MERINO, the Spanish name for a breed of sheep, and hence applied to a woollen fabric. The Spanish word is generally taken to be an adaptation to the sheep of the name of an official (merino) who inspected sheep pastures. This word is from the medieval Latin majorinus, a steward, head official of a village, etc., from major, greater.
The merino is a white short-wool sheep, the male having spiral horns, the ewes being generally hornless. It is bred chiefly for its wool, because, though an excellent grazer and very adaptable, it matures slowly and its mutton is not of the best quality. The wool is close and wavy in staple, reaching 4 in. in length, and surpasses that of all other sheep in fineness; it is so abundant that little but the muzzle, which should be of an orange tint, and hoofs, are left uncovered. The best wool is produced on light sandy soils.
The merino is little known in Great Britain, the climatic moisture of which does not favour the growth of the finest wools, but it predominates in all regions where sheep are bred for their wool rather than their mutton, as in the western United States, Cape Colony, Australia, New Zealand and Argentina. In Australasia, especially in New Zealand, the merino has been crossed with Lincolns, Leicesters, Shropshires and other breeds, with the result of improving the quality of the mutton while sacrificing to some extent that of the wool.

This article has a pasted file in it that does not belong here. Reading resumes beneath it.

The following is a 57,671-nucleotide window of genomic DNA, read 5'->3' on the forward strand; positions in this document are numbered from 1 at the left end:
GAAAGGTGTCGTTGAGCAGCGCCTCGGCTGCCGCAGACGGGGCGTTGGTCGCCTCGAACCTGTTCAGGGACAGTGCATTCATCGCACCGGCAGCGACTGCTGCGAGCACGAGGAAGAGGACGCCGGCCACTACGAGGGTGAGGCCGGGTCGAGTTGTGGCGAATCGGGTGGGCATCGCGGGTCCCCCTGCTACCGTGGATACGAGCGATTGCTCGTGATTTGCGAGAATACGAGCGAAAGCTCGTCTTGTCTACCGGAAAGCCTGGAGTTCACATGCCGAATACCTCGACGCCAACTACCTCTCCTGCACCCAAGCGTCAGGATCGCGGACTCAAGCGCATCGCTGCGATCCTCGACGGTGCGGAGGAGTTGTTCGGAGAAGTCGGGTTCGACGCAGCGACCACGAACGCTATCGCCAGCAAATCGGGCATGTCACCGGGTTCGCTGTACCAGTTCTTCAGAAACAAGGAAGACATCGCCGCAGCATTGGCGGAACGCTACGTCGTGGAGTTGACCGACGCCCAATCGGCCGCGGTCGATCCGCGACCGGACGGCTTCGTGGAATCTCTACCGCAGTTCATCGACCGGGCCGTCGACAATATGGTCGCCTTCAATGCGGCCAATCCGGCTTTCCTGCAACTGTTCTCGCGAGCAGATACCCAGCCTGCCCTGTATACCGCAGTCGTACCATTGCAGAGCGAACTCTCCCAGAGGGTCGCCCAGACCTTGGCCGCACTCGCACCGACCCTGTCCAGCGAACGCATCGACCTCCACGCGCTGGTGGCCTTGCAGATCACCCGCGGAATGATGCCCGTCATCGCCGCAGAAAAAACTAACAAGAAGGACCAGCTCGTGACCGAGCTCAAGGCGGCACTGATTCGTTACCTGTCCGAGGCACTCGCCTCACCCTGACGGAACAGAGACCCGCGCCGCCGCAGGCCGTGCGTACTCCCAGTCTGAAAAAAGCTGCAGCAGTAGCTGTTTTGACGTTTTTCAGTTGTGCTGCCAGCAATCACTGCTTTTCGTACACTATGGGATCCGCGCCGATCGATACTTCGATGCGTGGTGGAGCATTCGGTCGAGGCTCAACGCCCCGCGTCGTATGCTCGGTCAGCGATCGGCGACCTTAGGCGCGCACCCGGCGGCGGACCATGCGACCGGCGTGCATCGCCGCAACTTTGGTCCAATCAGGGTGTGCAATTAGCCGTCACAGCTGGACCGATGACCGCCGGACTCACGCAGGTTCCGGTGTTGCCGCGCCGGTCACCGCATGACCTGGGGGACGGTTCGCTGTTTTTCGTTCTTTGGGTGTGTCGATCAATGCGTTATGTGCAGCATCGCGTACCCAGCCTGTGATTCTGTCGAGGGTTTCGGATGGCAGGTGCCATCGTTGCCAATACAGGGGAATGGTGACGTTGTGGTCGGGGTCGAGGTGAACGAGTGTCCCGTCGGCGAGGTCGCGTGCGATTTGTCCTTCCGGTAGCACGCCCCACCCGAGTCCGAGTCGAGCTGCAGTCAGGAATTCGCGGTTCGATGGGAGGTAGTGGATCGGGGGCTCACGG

The merino sheep appears to have originated in Africa, whence it was brought by the Moors to Spain and thence spread over Europe, especially to Austria-Hungary, Germany and France. The best-known breeds are the Rambouillet, a large merino named after the village near Paris, to which it was imported towards the end of the 18th century, and the Negretti, which stands in closer relationship to the old Spanish stock and has shorter wool but a more wrinkled fleece. Importations to America began about the beginning of the 19th century. The so-called American merino, the Delaine, the Vermont and the Rambouillet, are well-known breeds in the United States.
The term " merino " is widely employed in the textile industries with very varied meanings. Originally it was restricted to denote the wool of the merino sheep reared in Spain, but owing to the superiority of the wools grown on merino sheep and shipped from Botany Bay, the name as applied to wool was replaced by the term " botany." In the dress-goods and knitting trades the term " merino " still implies an article made from the very best soft wool. The term " cashmere," however, is frequently confused with it, although cashmere goods should be made from true cashmere and not, as is often the case, from the finest botany wool. In the hosiery and remanufactured materials trades the term " merino " is applied to fibre-mixtures of cotton and wool in contradistinction to " all wool " goods.
Note - this article incorporates content from Encyclopaedia Britannica, Eleventh Edition, (1910-1911)